A recent study that looked for contaminants in 24 brands of German beer was recently released, and the results for all tested samples found some questionable traces of plastic and other materials that some beer-drinkers may find alarming.
The top 10 German beer brands were included in the study, and after filtering all samples, researches discovered microplastics, which are “fibres, films, fragments or granular particles smaller than 5 mm in size and made of synthetic polymers.”
It’s important to note however that the amounts discovered are not considered dangerous to human health if consumed, and only proves that, as the researches stated: “Their occurrence in a beverage as common as beer indicates that the human environment is contaminated by micro-sized synthetic polymers to a far-reaching extent.”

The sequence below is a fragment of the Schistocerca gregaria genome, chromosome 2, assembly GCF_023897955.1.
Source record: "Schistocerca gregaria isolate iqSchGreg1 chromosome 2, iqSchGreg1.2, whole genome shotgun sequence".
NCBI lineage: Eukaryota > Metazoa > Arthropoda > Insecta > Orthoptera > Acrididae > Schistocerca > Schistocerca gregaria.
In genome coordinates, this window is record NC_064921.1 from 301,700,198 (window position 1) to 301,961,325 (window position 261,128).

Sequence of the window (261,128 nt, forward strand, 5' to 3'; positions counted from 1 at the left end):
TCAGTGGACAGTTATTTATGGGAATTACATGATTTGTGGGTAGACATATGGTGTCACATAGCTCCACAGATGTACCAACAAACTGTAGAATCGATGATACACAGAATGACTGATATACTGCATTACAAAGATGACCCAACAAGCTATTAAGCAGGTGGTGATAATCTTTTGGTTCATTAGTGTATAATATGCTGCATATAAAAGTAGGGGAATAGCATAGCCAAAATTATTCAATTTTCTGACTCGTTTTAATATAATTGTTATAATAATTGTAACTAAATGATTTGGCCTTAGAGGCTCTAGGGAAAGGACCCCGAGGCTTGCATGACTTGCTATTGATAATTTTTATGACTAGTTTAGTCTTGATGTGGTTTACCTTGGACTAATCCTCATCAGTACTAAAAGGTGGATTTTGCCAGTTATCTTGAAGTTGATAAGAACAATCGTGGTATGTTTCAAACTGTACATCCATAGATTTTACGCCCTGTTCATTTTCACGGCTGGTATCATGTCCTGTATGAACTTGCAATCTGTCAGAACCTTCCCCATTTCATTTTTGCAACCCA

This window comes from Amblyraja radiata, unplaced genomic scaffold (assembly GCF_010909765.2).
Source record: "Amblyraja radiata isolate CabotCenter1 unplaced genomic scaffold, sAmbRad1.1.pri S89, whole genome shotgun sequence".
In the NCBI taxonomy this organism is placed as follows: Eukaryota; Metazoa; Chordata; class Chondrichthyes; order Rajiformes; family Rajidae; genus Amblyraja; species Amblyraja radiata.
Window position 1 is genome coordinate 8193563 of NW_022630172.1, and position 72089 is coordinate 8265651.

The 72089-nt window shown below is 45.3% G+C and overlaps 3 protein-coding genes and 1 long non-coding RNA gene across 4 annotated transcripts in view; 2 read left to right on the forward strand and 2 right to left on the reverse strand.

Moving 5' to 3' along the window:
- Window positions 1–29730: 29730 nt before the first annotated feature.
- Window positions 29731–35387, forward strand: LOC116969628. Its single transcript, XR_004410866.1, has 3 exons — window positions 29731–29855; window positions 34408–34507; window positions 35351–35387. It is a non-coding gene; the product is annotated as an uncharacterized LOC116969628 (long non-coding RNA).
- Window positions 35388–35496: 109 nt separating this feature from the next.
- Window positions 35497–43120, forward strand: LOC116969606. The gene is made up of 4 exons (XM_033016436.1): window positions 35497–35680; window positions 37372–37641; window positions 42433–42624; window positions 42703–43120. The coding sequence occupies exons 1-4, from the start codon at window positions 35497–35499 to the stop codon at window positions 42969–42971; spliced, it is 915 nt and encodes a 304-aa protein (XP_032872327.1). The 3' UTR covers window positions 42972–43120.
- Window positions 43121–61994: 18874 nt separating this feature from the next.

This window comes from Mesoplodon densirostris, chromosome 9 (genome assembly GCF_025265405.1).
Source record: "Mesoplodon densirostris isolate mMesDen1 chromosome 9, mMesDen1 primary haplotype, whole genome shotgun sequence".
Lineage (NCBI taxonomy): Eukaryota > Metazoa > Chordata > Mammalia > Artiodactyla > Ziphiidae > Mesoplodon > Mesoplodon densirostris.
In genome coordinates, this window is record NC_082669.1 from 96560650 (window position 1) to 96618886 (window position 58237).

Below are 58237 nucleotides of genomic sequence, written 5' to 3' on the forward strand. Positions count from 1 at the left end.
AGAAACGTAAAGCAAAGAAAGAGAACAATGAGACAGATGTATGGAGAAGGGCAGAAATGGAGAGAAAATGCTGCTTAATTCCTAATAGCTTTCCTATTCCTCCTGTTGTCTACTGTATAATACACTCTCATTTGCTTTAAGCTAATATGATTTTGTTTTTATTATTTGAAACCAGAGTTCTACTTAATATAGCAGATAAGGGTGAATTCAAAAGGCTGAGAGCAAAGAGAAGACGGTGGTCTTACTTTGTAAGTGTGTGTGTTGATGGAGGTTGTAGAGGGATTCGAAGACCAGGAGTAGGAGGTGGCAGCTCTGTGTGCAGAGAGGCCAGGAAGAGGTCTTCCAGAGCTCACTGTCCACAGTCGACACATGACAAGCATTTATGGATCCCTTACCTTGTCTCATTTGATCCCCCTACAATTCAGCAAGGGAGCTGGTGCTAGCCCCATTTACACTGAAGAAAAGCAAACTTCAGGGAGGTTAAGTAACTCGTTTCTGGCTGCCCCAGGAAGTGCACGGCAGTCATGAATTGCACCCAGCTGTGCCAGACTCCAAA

Also discovered were traces of sand grains, nearly complete insects, and in three samples, shards of glass. These types of contaminates are usually due to “inadequate product handling and storage”, which could be reduced with cleaner production environments and methods.
The report may seem alarming at first, but the question that should be asked is how many other beverages show similar traces of microplastics? Chances are these traces can be found in the water supply and go beyond just beer.